Under Part F of the Ryan White HIV/AIDS Program $71.8 million was awarded to support technical assistance, clinical training, oral health services and the development of innovative models of care. While Ryan White HIV/AIDS Program Parts A through D funded direct services may provide oral health services, two Part F programs focus on funding oral health care for people living with HIV. Approximately $8.7 million was awarded to 56 programs through the HIV/AIDS Dental Reimbursement Program and $3.5 million in grants was awarded to 12 programs through the Community-Based Dental Partnership Program under Part F of the Ryan White HIV/AIDS Program. For a list of the HIV/AIDS Dental Reimbursement Program award recipients and Community-Based Dental Partnership Program award recipients, visit https://hab.hrsa.gov/about-ryan-white-hivaids-program/part-f-dental-programs.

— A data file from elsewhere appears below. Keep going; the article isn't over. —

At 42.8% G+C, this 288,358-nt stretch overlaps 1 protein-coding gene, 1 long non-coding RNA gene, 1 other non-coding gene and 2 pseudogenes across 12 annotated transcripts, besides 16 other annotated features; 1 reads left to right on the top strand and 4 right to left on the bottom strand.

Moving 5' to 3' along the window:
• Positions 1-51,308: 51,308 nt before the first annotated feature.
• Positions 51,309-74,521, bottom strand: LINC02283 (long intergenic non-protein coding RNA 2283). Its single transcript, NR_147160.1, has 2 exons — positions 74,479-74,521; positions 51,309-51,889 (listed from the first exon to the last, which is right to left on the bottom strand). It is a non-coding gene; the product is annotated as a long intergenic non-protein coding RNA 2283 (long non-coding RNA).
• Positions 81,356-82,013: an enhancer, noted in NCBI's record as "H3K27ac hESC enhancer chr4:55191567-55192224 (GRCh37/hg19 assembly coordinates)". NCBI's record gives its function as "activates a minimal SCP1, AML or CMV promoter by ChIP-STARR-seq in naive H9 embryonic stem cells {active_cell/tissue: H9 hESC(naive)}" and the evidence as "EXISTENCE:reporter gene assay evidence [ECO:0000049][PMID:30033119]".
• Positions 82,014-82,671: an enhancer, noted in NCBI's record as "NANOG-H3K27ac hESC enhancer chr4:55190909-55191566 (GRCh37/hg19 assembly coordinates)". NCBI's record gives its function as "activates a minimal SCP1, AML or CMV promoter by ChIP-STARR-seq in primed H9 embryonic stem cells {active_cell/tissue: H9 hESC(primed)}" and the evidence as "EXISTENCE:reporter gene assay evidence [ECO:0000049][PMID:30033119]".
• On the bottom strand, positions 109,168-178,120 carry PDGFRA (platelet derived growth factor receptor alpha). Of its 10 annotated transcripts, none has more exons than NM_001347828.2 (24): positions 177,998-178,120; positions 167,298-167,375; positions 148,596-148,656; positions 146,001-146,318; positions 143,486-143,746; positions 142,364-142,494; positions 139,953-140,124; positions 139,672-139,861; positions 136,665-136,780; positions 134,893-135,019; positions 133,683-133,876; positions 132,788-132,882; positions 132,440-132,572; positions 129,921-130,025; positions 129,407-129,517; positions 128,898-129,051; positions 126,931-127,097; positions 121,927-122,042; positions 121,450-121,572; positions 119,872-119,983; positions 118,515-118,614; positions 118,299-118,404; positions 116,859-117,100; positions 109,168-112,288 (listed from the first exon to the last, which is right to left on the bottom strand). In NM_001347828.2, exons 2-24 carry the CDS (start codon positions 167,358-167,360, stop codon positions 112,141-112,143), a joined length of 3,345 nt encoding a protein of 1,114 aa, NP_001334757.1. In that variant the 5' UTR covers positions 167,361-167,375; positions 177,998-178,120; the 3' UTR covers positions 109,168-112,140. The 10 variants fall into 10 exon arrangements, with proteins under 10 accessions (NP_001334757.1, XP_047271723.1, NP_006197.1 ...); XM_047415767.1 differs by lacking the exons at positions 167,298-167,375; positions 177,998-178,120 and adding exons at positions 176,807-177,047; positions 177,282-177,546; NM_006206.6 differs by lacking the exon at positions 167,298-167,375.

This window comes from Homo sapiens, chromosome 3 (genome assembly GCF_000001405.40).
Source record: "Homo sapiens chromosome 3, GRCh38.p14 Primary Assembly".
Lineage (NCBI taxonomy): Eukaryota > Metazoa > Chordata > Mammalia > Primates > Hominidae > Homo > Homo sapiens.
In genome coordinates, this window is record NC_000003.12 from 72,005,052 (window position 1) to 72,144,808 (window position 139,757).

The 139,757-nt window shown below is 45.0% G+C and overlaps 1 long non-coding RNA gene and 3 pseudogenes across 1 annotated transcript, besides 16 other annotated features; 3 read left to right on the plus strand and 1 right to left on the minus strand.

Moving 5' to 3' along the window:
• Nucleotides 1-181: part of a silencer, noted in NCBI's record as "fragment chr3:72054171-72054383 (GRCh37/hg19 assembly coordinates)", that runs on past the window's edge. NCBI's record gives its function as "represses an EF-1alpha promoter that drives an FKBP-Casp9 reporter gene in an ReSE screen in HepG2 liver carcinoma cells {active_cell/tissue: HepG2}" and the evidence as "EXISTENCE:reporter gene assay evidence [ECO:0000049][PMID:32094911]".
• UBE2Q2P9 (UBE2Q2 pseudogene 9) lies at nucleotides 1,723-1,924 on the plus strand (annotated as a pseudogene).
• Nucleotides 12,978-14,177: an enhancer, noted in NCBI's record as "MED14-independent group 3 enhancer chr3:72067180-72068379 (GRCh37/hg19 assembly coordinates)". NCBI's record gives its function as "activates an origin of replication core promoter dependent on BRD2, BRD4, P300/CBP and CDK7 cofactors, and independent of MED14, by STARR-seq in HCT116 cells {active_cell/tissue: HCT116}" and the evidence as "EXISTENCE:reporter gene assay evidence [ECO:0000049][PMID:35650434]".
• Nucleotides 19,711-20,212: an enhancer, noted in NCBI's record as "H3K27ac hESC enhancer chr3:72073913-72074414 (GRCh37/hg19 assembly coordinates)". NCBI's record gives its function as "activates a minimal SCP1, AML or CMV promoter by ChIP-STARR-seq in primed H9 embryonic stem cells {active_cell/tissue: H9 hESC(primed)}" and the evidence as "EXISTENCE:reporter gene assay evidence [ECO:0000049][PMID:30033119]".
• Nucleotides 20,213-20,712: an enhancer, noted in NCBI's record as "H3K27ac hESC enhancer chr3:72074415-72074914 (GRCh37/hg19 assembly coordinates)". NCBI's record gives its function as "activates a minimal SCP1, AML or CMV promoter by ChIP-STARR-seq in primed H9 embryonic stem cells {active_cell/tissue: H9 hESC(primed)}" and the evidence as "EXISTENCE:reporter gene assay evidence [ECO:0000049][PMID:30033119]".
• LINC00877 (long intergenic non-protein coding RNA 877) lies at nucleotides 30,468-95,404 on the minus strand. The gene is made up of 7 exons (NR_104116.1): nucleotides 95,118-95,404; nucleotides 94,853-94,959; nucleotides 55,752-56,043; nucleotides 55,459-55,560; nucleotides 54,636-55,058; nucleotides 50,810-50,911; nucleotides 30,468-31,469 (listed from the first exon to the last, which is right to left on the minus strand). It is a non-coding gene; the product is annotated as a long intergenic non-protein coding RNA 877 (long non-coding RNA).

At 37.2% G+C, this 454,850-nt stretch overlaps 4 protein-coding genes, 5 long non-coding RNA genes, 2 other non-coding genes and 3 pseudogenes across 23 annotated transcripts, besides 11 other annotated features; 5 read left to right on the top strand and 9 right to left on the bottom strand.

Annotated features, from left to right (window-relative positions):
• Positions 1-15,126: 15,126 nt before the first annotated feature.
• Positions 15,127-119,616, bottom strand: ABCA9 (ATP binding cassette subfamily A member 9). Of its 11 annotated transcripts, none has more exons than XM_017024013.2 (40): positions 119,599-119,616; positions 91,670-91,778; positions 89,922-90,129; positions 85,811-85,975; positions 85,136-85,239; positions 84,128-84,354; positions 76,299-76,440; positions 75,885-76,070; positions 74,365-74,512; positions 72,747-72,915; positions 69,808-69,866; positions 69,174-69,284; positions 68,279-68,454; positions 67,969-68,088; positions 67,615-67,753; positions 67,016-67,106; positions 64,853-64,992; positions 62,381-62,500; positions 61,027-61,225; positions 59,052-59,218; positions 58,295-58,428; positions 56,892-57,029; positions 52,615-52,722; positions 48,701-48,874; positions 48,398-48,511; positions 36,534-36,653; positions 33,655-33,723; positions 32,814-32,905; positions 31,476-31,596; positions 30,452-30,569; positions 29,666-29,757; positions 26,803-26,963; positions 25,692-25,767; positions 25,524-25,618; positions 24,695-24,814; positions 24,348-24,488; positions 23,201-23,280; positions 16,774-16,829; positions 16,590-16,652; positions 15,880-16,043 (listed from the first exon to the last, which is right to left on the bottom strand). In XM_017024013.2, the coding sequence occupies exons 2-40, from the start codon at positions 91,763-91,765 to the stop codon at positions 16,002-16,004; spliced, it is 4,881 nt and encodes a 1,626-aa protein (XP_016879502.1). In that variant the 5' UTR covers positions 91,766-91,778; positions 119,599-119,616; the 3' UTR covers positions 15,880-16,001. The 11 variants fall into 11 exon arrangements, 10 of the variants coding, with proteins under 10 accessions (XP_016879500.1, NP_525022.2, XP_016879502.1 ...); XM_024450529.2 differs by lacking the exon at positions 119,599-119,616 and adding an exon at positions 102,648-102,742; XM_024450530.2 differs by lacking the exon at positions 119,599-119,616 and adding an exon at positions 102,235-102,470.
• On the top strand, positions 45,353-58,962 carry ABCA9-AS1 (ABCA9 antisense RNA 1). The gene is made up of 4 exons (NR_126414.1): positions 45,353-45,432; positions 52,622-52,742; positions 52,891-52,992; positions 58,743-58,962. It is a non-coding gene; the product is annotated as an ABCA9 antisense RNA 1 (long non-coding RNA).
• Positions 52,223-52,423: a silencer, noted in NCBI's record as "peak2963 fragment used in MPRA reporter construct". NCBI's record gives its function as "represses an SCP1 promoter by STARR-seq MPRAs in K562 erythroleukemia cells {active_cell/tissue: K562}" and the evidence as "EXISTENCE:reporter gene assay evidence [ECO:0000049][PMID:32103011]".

Also under Part F, the AIDS Education and Training Centers Program (AETC) awarded approximately $34.5 million through 31 grants to support education and training of health care providers through a network of 11 regional and three national centers. For a list of the AETC award recipients, visit https://hab.hrsa.gov/about-ryan-white-hivaids-program/part-f-aids-education-and-training-centers-aetc-program. In addition, $25 million dollars was awarded through the Special Projects of National Significance (SPNS) Program under the Ryan White HIV/AIDS Program in which supports the demonstration and evaluation of innovative models of care delivery for hard-to-reach populations. For a list of current SPNS initiatives, visit here.
Grant awards in FY 2014 also support states and communities to achieve the goals of the National HIV/AIDS Strategy, particularly efforts to reduce new HIV infections and increase access to HIV care and improve health outcomes for people living with HIV infection, and reduce HIV-related disparities and health inequities.